Tamika Allen, whose 39-year-old brother Dewitt Faulkner is incarcerated in Columbia Correctional Institution, has similar concerns. “He has severe asthma,” Allen explained, as well as other chronic health issues. “My main issue is his asthma, because he’s asthmatic and severe, and we all know that COVID-19 attacks the respiratory system.”
Ben Turk, a lead member of FFUP and anti-mass-incarceration activist, hopes that organizers can “get the pressure and the attention on Gov. Evers and to let the public know that he’s not taking action on his campaign promises. Especially right now, we need to see some movement on this.”
Evers campaigned on reducing the prison population by 50%, and moving Wisconsin in a direction of criminal justice reform. These ambitions sparked opposition from conservative Republican legislators including, among other things, a package of “tougher on crime” bills introduced in January. The bills sought to stiffen penalties for a range of offenses, and also pushed policies which advocates felt would increase crimeless revocation of people on probation and parole. One consequence of these legislative battles may be to leave vulnerable people incarcerated during a pandemic.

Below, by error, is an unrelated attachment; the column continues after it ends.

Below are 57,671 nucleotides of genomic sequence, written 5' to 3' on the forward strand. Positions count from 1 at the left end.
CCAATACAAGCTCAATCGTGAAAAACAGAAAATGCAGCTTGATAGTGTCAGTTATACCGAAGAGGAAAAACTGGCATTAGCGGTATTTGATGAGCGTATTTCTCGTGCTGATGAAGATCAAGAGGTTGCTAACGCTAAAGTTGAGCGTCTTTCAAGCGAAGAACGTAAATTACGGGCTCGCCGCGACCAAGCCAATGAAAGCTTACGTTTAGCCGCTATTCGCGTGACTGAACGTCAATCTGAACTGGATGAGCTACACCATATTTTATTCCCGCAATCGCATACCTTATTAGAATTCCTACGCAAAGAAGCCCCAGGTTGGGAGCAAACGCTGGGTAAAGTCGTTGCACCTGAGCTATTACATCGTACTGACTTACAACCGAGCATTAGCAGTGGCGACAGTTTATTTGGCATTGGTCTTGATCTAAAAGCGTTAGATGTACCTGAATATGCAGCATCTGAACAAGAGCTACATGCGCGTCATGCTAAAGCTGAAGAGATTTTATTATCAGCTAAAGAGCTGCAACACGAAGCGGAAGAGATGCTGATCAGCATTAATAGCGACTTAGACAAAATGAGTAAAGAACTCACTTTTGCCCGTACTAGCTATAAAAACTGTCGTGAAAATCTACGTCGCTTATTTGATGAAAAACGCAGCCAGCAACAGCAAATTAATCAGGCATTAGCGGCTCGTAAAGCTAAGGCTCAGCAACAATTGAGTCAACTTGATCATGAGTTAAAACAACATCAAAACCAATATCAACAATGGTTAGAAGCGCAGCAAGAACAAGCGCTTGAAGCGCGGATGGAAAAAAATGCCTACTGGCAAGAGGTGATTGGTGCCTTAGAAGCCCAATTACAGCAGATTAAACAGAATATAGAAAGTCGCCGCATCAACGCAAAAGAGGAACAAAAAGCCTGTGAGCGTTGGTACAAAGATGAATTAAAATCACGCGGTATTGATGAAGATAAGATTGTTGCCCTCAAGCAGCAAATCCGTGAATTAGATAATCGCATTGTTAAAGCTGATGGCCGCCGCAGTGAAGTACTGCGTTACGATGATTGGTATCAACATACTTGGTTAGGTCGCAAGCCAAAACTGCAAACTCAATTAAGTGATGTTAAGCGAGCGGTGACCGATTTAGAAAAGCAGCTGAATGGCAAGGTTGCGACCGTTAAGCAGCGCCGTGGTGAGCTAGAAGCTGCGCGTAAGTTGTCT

Advocates are also concerned about quarantine practices, fearing they may functionally resemble solitary confinement. Often nicknamed “the hole,” solitary confinement is used as a means to punish incarcerated people, or isolate them from the general population for whatever reason. Prolonged exposure to solitary confinement is known to have a variety of negative mental health effects on humans.
Anna Neal, a spokeswoman for the DOC, told Wisconsin Examiner that, “ill patients are medically isolated from the rest of the population. Similarly, exposed but asymptomatic individuals are quarantined away from our most highly vulnerable patients. DOC is not placing all of our vulnerable people into the same housing units to mitigate the circumstance in which there was an outbreak of COVID-19 in one unit.”
Responding to people who throw their hands in the air, asking, “Who cares? They shouldn’t have committed crimes if they don’t want to deal with these issues,” Peg Swan of FFUP says “We are all capable of harm.” “And we are all redeemable, we are all able to be rehabilitated,” the elderly activist tells Wisconsin Examiner.